To differentiate between the effects on stability of ribosome binding and translation of the lac-rpsO CDS, a final set of constructs that had a stop codon at codon 3, named lac-rpsO(stop), lac-rpsO(5′-SS,stop), and lac-rpsO(5′-US,stop), was made (Fig. 2H to J). Northern blot analysis was performed on these RNAs, and the observed effect of the premature stop codon on mRNA decay was remarkable (Fig. (Fig.5E).5E). For lac-rpsO(stop), the full-length RNA decayed with a half-life of 8.8 min (average from two experiments), and 75% of the RNA detected at time zero was in the form of an extremely stable lower band, presumably the +24lac-rpsO RNA. This amount was far larger than that for lac-rpsO itself, where the +24lac-rpsO RNA constituted on average ~20% of the total RNA detected (cf. Fig. Fig.5C).5C). For lac-rpsO(5′-SS,stop), the full-length RNA was completely stable for the time of the experiment, and the +24lac-rpsO RNA was present in low abundance. The results for the lac-rpsO(5′-US,stop) construct were similar to those for lac-rpsO(stop); full-length RNA decayed with a half-life of 5.9 min, but the +24lac-rpsO RNA, which constituted 80% of the RNA at time zero, was extremely stable. Taken together, the results shown in Fig. Fig.55 are consistent with a model in which 5′-end-dependent initiation of mRNA decay is blocked by the 5′-terminal secondary structure. Stability is conferred by such a structure even in the absence of translation of the body of the message, but nearby ribosome binding is required for stabilization.
In the pnpA strain carrying the lac-rpsO RNA construct with the SD mutation, prominent decay intermediates, including the expected 102-nt band, were detected at steady state (Fig. (Fig.3E).3E). We took advantage of the inducibility of lac-rpsO(SDX) to examine the accumulation of decay intermediates immediately after the onset of transcription. Specifically, we were interested in determining whether there was a temporal pattern to the appearance of intermediates, which could be informative as to the order of sites that are cleaved endonucleolytically in the decay process. Figure Figure66 shows a Northern blot analysis of a time course of IPTG-induced lac-rpsO(SDX) expression. This blot was probed with the downstream lac probe (Fig. (Fig.1B),1B), but an identical pattern was observed when this blot was stripped and probed with the upstream lac probe (see Discussion). Thus, RNA fragments that were detected contained the 5′ end of the lac-rpsO(SDX) RNA, and the heterogeneous sizes of the detected decay intermediates represented different 3′ ends. At the earliest time point after IPTG addition (time zero), only the full-length lac-rpsO(SDX) RNA (306 nt) was detected. At 1 min, two faint bands of ~280 and ~260 nt, representing decay intermediates with 3′ ends that were close to the native 3′ end, were observed. We have noted previously that a relatively strong secondary structure is predicted for rpsO sequences whose 3′ end corresponds to nt 272 of lac-rpsO RNA (30). At 2 min, these bands increased in intensity, and smaller bands that were ~230 nt became visible. Again, we have noted previously a predicted strong secondary structure in the rpsO sequence whose 3′ end corresponds to nt 230 of lac-rpsO RNA (30). At 3 min, fainter bands between ~150 and 200 nt were observed, as was the 102-nt band whose 3′ end was just downstream of the strong secondary structure shown in Fig. Fig.1B.1B. The latter band increased in intensity up to the 10-min time point.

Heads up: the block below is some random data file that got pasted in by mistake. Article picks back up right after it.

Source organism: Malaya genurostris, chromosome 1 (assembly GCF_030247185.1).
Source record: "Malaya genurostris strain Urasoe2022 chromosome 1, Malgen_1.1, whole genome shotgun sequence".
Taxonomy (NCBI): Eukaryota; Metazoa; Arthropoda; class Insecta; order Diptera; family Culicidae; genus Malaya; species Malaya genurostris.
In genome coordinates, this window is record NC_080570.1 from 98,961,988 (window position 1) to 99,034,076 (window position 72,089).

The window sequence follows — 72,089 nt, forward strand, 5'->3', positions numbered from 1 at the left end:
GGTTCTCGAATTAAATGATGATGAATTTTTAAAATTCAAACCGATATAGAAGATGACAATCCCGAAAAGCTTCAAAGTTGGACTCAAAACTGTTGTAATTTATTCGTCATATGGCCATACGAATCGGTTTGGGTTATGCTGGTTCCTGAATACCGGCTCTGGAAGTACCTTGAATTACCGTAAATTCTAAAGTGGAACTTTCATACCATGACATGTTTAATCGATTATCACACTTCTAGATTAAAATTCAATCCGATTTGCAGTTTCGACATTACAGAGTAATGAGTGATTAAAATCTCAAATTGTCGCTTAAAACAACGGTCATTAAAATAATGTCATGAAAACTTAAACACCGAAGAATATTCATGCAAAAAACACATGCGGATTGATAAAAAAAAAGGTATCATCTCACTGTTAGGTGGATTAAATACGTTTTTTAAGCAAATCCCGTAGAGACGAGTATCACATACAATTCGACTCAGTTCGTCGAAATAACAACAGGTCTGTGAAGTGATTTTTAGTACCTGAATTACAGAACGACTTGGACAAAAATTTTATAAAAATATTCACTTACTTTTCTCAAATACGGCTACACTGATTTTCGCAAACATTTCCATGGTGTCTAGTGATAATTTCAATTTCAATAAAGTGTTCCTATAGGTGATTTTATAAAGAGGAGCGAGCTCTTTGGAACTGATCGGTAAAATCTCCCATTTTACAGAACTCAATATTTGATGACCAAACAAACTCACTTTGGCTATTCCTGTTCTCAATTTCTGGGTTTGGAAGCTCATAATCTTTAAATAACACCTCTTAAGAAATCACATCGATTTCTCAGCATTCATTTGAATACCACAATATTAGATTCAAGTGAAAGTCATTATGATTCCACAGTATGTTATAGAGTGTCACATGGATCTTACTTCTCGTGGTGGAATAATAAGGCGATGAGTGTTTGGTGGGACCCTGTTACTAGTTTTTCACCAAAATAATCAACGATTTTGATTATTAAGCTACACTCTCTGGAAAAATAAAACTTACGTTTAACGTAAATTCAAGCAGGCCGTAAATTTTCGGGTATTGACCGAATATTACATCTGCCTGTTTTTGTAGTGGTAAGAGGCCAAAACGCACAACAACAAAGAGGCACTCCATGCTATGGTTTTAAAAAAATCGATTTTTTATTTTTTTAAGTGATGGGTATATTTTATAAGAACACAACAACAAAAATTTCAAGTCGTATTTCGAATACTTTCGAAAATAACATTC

We wished to determine which RNase was responsible for processing to result in the +24lac-rpsO RNA. Deletion mutants for nonessential endonucleases and conditional mutants for essential endonucleases, which are dependent on IPTG for growth, were obtained for known B. subtilis endonucleases (Table (Table1).1). Since the conditional mutant strains were to be grown in the presence and absence of IPTG, we needed to be able to express lac-rpsO RNA, which is under the control of the IPTG-inducible Pspac promoter, even in the absence of IPTG. For this, an A→C change was introduced into the lac operator at the eighth position (Fig. (Fig.1B),1B), which has been shown to interfere with lac repressor binding such that expression occurs in the absence of inducer (2). Control experiments showed that the resulting lac-rpsO construct expressed lac-rpsO RNA equally well in the presence and absence of IPTG (data not shown). The conditional RNase mutant strains also carried plasmid pMAP65 (33), which provided extra copies of the lac repressor to ensure full shutoff of transcription of endoribonuclease genes in the absence of IPTG.